Despite being conscripted into military service, Russ was most enthusiastic about his military experience to date:

"I am not as timid as when I was in civilian life.  The army made a man of me, every boy should have some military training, it is the best thing that ever happened to me."

Russ's call to the front came on September 11, 1918, when he was transferred to the 85th Battalion (Nova Scotia Highlanders).  He crossed the English Channel to the Canadian Corps Reinforcement Centre (CCRC) at Havre, France two days later and joined the 85th in the field on September 19, 1918.


The 85th Battalion (Nova Scotia Highlanders) is perhaps the province's best-known First World War unit.  Authorized on July 10, 1915 and recruited province-wide in the autumn and winter of 1915-16, the battalion departed for England on October 13, 1916 aboard the SS Olympic in the company of three other units that together comprised the Nova Scotia Highland Brigade.  Shortly after arriving at Witley Camp, two of the Brigade's battalions - the 193rd and 219th - were disbanded.  The 85th, however, remained intact, crossing the English Channel to France in February 1917 and completing final preparations for deployment at the front.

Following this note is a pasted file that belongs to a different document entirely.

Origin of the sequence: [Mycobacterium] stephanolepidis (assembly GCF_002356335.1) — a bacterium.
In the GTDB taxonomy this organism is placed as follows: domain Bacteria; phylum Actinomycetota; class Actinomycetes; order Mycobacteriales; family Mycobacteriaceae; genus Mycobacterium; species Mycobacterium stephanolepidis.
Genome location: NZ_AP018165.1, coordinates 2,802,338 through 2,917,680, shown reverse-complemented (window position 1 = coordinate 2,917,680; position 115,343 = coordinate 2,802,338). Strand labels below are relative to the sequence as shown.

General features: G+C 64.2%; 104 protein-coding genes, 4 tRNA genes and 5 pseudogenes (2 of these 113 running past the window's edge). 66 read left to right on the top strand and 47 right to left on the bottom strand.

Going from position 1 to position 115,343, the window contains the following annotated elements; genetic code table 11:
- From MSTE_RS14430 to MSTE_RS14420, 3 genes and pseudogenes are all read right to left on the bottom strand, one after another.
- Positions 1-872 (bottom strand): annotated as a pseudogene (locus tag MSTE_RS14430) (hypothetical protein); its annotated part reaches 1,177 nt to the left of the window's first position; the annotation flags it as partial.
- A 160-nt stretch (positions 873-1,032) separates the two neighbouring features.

While assigned a support role in the Canadian Corps' April 9, 1917 assault on Vimy Ridge, two of its Companies were called upon late in the day to attack Hill 145, a strategic location that held out against the morning's advance.  The inexperienced soldiers proved their worth, capturing the position without the benefit of artillery fire and demonstrating their readiness for combat.

By month's end, the 85th was assigned to the 4th Canadian Division's 12th Brigade, where it served alongside the 38th (Ottawa), 72nd (Seaforth Highlanders of Canada) and 78th (Winnipeg Grenadiers) Battalions for the duration of the war.  Its soldiers served in the Vimy area throughout the summer and early autumn of 1917, relocating to Belgium on October 1917 for the Canadian Corps' successful attack on Passchendaele.